In the 1970's, a young woman from Pacoima named Judith F. Baca moved to Venice with the hopes of becoming the next great American muralist. Echoing the New Deal cultural programs created during the depression under president Franklin Delano Roosevelt, Baca, along with painter Christina Schlesinger and filmmaker Donna Deith opened the Social and Public Art Resource Center (SPARC) in 1976. Its goal was to, "produce, preserve and conduct educational programs about community-based public art work," that reflected the social and ethnic realities of the city. SPARC's first large-scale project was none other than The Great Wall of Los Angeles, an almost mile-long mural chronicling the "unofficial" history of the city through the eyes of Native Americans, women and minorities. For more than 30 years SPARC, with Baca at its helm, has created hundreds of murals across Los Angeles and the US, setting a clear example of the transformative power of art.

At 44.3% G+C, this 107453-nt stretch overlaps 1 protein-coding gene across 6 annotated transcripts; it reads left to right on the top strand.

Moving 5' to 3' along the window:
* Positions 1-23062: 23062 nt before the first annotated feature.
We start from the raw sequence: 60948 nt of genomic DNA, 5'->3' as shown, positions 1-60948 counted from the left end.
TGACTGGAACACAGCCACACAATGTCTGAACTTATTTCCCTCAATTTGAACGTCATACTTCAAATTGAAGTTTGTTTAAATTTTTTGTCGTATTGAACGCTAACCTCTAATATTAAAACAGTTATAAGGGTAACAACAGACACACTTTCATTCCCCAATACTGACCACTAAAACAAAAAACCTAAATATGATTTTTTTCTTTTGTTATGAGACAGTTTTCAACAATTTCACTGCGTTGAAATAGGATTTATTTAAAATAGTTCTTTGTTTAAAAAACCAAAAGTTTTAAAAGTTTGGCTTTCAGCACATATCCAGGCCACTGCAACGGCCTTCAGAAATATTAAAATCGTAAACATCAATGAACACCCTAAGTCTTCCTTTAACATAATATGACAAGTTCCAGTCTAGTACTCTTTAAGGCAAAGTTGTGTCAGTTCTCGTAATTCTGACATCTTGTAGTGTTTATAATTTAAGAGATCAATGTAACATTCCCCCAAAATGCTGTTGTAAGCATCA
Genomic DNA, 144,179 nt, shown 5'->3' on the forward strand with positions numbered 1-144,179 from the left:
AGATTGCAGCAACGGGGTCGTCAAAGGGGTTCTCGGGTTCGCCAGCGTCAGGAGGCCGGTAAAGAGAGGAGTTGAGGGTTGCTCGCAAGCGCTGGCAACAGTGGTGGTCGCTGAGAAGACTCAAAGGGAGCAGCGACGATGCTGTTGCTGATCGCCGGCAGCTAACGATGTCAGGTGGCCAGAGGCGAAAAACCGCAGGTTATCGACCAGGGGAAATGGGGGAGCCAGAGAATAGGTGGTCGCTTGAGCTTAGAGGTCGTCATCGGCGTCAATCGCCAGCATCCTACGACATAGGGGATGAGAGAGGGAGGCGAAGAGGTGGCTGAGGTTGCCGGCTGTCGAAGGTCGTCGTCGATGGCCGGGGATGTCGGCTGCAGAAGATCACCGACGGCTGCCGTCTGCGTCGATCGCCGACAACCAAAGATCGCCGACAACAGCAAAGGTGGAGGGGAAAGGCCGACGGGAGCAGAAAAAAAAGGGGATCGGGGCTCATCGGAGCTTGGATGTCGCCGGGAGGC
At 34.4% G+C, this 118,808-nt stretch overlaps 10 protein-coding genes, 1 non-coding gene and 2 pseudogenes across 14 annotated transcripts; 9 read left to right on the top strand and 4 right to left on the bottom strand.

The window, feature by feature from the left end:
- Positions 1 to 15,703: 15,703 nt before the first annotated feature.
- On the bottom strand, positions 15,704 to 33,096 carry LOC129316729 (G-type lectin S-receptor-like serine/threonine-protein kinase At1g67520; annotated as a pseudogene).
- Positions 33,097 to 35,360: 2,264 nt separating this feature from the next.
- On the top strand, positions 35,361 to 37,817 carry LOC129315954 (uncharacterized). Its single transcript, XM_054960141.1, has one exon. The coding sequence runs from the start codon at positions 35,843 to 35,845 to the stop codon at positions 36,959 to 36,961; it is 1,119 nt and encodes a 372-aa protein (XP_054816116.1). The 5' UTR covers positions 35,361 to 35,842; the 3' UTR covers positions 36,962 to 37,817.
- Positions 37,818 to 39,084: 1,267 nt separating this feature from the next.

A Woman Artist
"When you want to run away from traditional places you run to Venice. I left, wanting to be a serious artist and became one."
"The murals were integral to Venice. SPARC was right here doing the work and transforming our jail from a place of oppression to a kind spot of liberation, the spot of hope."
To Argue Aloud
"Here was this obscenity written on the wall and the people of Venice thought it was important to respect it."